Scanning the amassed film footage from “The Other Side of the Wind” resulted in more than 9 million frames. Since Bigfoot was initially CPU-based software, Video Gorillas developed an experimental GPU-version to enable one local machine in its Los Angeles office to do the job that would normally take 200-300 servers. After two days of ingesting the footage it took only three days of GPU time to analyze the film, and at peak load Bigfoot was analyzing 12 million frames per second. Other stats include:
Approximately 300,000 frames (3.5 hours) of reference material
Approximately 9,500,000 scan frames (100+ hours)
Over 2 trillion total frames compared
Database size of 704GB
Overall match rate (scans to reference picture) of 95%
Both 16mm and 35mm footage, and in some cases a combination of the two
In the end Video Gorillas was able to deliver the first set of Edit Decision Lists (EDLs) within two weeks of starting the project, and Bigfoot made it possible to identify both the correct shots to use based on Welles’ original reference edits and the highest quality scans available in cases where there were multiple options for the same sequence.
“The Other Side of the Wind” is a Royal Road Entertainment production and was originally produced by Welles and Les Films de l’Astrophore. Executive producers are Peter Bogdanovich, Jens Koethner Kaul, Beatrice Welles, Dominique Antoine, Carla Rosen-Vacher, Olga Kagan, and Jon Anderson. The film was directed, co-produced, and co-written by Welles. Starring John Huston, Robert Random, Bogdanovich, Susan Strasberg, Lilli Palmer, Edmond O’Brien, Cameron Mitchell, Mercedes McCambridge, Norman Foster, Paul Stewart, Dennis Hopper, and co-writer Oja Kodar, the satirical “The Other Side of the Wind” focuses on a Hollywood director who comes out of retirement to complete a groundbreaking film. It utilizes storytelling techniques which were uncommon at the time, including mockumentary style, color and black and white photography, and film-within-a-film.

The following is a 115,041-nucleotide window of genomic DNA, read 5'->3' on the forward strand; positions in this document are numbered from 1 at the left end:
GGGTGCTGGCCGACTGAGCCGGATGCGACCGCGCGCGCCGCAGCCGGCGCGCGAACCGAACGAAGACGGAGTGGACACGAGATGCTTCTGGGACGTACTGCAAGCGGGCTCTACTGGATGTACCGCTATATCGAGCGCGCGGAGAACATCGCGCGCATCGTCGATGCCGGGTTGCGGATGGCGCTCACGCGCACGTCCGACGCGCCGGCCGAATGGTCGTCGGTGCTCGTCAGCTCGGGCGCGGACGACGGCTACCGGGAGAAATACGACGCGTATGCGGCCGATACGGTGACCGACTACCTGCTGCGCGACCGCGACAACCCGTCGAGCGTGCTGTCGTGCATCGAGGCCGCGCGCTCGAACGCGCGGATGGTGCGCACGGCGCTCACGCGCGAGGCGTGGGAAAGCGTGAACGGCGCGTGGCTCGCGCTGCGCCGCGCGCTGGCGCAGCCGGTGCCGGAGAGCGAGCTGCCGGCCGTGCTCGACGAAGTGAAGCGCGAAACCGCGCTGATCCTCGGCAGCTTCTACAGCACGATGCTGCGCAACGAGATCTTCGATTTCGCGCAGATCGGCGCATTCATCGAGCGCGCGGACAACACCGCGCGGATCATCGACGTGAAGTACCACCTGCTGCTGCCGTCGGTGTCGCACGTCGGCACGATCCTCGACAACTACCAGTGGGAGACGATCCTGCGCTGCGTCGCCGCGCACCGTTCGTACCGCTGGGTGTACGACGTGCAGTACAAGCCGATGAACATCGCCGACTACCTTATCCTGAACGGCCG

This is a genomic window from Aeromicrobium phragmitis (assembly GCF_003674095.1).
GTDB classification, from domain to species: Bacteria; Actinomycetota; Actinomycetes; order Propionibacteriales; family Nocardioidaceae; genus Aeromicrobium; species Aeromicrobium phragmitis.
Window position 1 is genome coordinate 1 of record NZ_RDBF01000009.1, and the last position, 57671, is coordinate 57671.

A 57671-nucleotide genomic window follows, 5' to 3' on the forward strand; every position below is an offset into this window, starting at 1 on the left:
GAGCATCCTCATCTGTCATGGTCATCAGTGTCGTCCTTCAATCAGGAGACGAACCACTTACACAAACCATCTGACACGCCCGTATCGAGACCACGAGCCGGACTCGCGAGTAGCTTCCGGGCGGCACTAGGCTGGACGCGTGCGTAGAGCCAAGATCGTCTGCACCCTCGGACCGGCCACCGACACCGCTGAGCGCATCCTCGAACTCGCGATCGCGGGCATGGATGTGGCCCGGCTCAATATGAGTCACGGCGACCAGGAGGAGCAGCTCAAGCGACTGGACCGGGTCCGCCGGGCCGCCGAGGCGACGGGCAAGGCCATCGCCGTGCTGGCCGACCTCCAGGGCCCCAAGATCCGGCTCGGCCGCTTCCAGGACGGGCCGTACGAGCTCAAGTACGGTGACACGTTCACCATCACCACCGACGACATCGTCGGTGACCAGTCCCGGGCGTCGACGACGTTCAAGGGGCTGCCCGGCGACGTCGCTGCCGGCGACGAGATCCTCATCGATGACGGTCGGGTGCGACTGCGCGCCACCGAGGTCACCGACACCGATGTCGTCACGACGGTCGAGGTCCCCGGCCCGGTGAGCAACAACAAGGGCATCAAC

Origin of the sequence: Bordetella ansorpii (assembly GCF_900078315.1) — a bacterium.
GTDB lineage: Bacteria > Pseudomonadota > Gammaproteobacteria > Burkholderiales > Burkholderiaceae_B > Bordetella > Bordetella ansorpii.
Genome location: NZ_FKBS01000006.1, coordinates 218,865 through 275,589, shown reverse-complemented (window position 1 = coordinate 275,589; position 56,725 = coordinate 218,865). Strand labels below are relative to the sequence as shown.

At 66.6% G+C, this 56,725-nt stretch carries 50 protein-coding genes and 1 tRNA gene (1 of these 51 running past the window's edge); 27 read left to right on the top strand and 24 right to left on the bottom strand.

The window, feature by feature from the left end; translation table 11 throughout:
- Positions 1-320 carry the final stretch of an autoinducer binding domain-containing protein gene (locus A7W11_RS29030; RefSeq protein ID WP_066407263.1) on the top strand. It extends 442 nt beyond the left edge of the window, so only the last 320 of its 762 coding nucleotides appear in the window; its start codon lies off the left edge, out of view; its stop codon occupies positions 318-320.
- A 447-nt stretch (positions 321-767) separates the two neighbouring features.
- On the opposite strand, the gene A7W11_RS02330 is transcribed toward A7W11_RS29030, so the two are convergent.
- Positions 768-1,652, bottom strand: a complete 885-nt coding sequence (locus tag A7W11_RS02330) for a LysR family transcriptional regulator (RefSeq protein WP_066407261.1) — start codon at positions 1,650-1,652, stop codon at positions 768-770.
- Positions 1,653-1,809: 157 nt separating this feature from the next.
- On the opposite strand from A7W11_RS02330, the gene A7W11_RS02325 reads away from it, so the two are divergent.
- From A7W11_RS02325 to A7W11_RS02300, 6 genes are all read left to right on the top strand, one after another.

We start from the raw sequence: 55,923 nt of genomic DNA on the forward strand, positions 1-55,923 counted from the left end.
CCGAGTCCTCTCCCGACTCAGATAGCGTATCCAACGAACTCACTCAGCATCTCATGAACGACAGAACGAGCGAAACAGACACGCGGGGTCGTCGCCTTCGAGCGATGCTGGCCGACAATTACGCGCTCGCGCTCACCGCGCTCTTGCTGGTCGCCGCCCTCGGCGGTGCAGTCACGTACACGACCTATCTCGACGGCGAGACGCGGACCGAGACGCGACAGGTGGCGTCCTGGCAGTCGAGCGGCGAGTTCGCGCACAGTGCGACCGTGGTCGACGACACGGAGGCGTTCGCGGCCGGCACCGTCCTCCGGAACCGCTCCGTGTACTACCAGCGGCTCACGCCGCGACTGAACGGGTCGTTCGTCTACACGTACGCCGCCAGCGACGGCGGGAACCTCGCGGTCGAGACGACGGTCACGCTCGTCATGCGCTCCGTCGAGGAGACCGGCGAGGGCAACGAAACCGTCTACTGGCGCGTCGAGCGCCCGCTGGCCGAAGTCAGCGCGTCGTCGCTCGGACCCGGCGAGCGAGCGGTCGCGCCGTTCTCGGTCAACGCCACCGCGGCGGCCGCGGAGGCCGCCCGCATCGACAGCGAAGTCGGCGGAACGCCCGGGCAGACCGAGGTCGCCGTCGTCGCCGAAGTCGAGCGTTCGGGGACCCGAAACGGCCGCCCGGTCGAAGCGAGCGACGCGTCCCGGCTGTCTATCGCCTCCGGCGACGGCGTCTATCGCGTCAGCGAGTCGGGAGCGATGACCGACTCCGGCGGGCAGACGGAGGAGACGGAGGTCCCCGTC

The finished version of “The Other Side of the Wind” had its world premiere at the 75th Venice International Film Festival on August 31, 2018, and was released theatrically and online by Netflix on November 2, 2018.
About Video Gorillas
Video Gorillas is a media-focused product and services company that develops state-of-the-art video technology incorporating machine learning, neural networks, visual analysis, object recognition, and live streaming. The company is headquartered in Los Angeles with engineering based in Kiev. For more information visit: http://www.videogorillas.com.